Paul, Faith’s Obedience, and the Mission of God

Chris Wright answers the question, “How did Paul understand his own a missionary life and work? What was he trying to accomplish? What kept him going through all the battery and bruising (literally) of his missionary career?”

Here’s his response:

… Paul tells us [his answer] in a phrase that comes at the beginning and end of his greatest letter. His calling as an apostle was, he says, “to bring about the obedience of faith for the sake of [Christ’s] name among all the nations” (Rom. 1:5; repeated at 16:26 ESV)

Now that is an ambition that resonates with strong echoes of Abraham. For Abraham is the Old Testament character par excellence who was the model of faith and obedience – as Paul, James and the author of Hebrews all testify. And the horizon of “all the nations” goes back to God’s promise to Abraham that through him all the nations on earth will be blessed [Gen. 12].

So Paul is indicating, by this prominently placed phrase, that his lifetime’s service of the gospel was all about producing communities of Abraham look-alikes in all the nations, not just the nation physically descended from Abraham. In ambitious goal, for sure, but profoundly rooted in his reading of God’s mission as expressed in his promise to Abraham…

…Paul’s personal mission was to replicate Abrahamic faith and obedience among all nations, to bring about what God had originally promised Abraham. Paul’s theology of the gospel and his theology of mission are both Abrahamic. In Christ, the promise to Abraham is accomplished in principle, for salvation is now open to people of all nations. In mission, the promise to Abraham is worked out in the ongoing history of the church and its proclamation of the good news.

Thus, though we cannot now study the passages in detail, Paul’s argument from Romans 3:29 to the end of Romans 4, and even more so in Galatians 3, is not (as sometimes suggested) merely using Abraham as an illustration of his doctrine of justification by faith, but constitutes precisely his exposition of what that doctrine means. God has demonstrated his righteousness and his trustworthiness by keeping his promise to Abraham through providing, in Christ, the means by which people of all nations, not just Jews, can enter into the blessing of a right relationship with God by God’s grace through faith.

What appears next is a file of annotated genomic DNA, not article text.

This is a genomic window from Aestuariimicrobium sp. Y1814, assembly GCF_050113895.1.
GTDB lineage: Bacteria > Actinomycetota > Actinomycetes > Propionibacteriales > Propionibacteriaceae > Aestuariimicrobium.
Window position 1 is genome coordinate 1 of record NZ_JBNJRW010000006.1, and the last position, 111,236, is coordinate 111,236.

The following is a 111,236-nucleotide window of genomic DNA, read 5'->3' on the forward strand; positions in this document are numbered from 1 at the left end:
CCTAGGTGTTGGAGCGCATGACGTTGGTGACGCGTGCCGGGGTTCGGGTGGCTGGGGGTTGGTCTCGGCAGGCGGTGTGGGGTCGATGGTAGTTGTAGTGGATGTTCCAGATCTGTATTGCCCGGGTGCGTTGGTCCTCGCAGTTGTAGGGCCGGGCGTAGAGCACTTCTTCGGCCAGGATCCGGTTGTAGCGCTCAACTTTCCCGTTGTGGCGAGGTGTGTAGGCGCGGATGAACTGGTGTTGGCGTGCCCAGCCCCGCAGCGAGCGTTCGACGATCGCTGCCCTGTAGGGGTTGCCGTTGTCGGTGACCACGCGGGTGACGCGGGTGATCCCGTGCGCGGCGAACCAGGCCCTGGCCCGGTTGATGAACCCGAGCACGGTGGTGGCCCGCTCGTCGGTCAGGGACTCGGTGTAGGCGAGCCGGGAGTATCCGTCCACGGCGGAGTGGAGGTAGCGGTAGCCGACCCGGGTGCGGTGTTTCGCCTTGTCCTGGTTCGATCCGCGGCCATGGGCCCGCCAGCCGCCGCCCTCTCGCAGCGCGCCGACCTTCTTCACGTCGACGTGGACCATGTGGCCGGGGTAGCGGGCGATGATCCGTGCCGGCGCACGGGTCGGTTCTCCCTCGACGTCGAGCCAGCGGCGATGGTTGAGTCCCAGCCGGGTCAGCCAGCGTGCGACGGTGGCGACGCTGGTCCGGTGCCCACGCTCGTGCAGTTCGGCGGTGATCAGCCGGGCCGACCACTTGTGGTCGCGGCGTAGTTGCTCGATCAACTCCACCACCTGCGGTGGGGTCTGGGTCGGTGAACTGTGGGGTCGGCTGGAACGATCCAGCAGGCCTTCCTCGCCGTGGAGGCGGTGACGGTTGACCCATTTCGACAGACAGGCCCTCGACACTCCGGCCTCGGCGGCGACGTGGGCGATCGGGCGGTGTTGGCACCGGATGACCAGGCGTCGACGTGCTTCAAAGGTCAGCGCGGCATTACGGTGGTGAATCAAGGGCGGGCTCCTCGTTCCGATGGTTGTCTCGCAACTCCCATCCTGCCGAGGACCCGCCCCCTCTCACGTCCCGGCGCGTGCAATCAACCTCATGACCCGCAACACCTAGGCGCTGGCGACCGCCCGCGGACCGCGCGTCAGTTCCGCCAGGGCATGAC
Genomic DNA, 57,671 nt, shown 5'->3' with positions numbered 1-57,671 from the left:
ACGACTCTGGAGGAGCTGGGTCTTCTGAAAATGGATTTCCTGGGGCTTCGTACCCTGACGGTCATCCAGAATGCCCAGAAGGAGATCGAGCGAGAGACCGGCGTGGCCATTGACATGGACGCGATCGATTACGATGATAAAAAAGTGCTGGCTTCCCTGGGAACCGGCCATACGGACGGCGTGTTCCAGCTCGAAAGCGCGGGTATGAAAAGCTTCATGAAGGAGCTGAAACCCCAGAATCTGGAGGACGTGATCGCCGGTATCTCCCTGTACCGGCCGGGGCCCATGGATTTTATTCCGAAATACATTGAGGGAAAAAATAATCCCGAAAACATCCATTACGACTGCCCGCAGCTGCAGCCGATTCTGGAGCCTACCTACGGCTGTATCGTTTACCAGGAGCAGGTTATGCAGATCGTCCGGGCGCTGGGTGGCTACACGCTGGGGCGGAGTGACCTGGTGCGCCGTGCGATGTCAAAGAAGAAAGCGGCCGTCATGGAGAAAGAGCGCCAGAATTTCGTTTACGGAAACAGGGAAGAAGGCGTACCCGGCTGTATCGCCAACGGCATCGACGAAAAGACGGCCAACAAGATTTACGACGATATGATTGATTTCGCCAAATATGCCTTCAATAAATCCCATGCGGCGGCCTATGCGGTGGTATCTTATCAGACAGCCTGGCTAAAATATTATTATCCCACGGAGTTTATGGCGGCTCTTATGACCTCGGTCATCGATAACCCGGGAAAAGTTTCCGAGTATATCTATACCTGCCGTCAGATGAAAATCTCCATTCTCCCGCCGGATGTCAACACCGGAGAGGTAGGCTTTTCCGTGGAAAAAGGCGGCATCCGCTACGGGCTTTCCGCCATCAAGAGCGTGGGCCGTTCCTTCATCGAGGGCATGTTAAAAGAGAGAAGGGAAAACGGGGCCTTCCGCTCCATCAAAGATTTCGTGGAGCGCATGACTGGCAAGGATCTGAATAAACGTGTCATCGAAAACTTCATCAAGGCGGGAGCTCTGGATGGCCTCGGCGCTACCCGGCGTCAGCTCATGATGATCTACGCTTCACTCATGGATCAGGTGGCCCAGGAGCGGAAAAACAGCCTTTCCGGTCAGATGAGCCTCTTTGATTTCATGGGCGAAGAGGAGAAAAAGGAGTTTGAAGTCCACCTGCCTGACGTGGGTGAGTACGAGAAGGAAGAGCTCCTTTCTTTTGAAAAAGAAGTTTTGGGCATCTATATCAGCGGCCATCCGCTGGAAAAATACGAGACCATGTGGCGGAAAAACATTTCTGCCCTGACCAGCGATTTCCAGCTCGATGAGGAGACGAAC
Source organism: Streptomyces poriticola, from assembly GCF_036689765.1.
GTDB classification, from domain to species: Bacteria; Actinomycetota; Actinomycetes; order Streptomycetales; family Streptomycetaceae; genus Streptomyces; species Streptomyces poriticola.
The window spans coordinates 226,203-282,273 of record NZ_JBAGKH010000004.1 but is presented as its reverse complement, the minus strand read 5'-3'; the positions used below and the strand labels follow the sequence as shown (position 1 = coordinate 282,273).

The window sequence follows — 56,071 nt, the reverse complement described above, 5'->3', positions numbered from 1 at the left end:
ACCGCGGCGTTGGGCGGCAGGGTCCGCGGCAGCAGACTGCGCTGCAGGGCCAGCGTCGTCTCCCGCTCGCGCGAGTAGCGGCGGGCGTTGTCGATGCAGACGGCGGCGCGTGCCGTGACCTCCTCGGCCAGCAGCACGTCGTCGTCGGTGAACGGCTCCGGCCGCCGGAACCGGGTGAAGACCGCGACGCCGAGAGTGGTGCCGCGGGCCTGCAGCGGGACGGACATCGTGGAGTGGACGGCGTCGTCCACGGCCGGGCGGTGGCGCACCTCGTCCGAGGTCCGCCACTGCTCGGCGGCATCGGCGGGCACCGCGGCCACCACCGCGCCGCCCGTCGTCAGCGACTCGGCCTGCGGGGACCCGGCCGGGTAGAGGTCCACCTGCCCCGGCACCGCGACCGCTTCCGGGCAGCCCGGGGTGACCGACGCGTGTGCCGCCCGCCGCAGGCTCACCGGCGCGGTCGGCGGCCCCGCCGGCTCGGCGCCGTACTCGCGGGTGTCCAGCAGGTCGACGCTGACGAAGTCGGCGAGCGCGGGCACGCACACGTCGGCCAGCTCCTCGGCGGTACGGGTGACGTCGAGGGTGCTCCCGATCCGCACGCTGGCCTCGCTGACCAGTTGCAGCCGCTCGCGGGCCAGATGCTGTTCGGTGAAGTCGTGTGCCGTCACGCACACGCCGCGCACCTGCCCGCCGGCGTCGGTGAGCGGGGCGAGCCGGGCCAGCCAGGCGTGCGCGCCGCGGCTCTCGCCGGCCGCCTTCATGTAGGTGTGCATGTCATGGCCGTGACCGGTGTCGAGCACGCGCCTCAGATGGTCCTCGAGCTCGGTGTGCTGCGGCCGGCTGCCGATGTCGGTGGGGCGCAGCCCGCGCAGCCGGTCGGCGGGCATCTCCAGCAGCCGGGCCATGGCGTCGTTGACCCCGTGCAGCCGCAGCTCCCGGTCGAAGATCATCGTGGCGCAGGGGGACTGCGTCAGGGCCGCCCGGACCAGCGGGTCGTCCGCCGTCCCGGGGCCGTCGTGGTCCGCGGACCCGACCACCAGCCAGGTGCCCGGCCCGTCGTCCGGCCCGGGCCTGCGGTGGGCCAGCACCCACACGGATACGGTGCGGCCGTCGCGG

Paul’s doctrine of justification is essentially missional for it extends the blessing of the gospel, with no ethnic privileges or barriers, to all nations in principle, and therefore demands that it be extended to them in practice – that is, in the practice of evangelism, church planting and discipling communities who walk in “the obedience of faith” among the nations.

-Christopher J. H. Wright, The Mission of God’s People: A Biblical Theology of the Church’s Mission, 63, 76

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Posted on September 7, 2012, in Apostle Paul, CJH Wright and tagged , , . Bookmark the permalink. 1 Comment.

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